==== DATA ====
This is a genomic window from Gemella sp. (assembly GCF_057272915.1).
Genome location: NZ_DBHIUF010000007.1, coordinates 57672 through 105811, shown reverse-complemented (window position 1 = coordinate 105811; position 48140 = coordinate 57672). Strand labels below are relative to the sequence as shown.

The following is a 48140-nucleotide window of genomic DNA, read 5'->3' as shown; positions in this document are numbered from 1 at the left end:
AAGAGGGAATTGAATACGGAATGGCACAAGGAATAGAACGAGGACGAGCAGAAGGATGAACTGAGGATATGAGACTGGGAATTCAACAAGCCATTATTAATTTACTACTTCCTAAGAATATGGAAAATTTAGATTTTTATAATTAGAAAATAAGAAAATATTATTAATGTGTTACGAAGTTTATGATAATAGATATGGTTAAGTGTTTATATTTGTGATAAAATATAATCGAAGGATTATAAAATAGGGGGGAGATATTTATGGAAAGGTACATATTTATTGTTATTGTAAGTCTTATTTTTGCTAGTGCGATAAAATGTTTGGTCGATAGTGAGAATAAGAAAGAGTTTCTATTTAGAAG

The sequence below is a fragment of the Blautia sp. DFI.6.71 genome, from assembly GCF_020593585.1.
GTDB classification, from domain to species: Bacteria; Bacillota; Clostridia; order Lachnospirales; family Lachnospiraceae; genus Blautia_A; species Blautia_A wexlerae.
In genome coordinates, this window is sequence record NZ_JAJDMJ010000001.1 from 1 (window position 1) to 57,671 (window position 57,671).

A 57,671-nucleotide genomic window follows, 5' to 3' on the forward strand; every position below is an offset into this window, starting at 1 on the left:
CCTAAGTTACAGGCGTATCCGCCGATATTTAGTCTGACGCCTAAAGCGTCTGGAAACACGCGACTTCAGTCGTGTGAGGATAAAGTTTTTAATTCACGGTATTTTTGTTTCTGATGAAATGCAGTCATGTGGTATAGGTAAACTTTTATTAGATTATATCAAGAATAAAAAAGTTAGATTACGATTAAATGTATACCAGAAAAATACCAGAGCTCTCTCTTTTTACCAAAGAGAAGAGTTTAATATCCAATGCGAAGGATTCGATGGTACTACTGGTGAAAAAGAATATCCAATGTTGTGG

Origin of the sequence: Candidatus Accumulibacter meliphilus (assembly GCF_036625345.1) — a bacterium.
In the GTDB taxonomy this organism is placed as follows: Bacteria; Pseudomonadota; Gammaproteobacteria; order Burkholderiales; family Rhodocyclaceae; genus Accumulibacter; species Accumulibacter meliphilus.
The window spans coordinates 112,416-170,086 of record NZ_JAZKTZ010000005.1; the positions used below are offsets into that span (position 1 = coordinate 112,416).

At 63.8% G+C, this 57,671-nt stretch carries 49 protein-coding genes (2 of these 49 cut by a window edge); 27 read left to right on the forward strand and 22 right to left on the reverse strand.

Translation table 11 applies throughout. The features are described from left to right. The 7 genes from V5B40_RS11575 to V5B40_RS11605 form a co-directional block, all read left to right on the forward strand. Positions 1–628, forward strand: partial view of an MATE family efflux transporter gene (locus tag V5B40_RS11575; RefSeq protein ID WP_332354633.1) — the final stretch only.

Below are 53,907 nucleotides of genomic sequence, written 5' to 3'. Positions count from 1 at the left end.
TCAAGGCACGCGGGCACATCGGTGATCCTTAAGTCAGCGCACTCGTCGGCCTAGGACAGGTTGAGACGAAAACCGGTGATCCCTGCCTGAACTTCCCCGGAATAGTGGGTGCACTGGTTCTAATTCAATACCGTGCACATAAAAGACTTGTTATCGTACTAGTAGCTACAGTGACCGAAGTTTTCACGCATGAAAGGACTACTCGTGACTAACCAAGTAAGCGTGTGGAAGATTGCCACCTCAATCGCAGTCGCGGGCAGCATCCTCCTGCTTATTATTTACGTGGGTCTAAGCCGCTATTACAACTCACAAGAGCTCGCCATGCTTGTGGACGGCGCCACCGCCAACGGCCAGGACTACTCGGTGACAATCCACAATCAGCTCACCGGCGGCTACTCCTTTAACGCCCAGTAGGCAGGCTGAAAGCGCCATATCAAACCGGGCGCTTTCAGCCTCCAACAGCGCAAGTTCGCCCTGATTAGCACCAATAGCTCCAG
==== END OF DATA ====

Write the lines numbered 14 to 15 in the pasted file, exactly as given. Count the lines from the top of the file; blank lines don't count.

Translation table 11 applies throughout. The features are described from left to right. The 7 genes from V5B40_RS11575 to V5B40_RS11605 form a co-directional block, all read left to right on the forward strand. Positions 1–628, forward strand: partial view of an MATE family efflux transporter gene (locus tag V5B40_RS11575; RefSeq protein ID WP_332354633.1) — the final stretch only.

Below are 53,907 nucleotides of genomic sequence, written 5' to 3'. Positions count from 1 at the left end.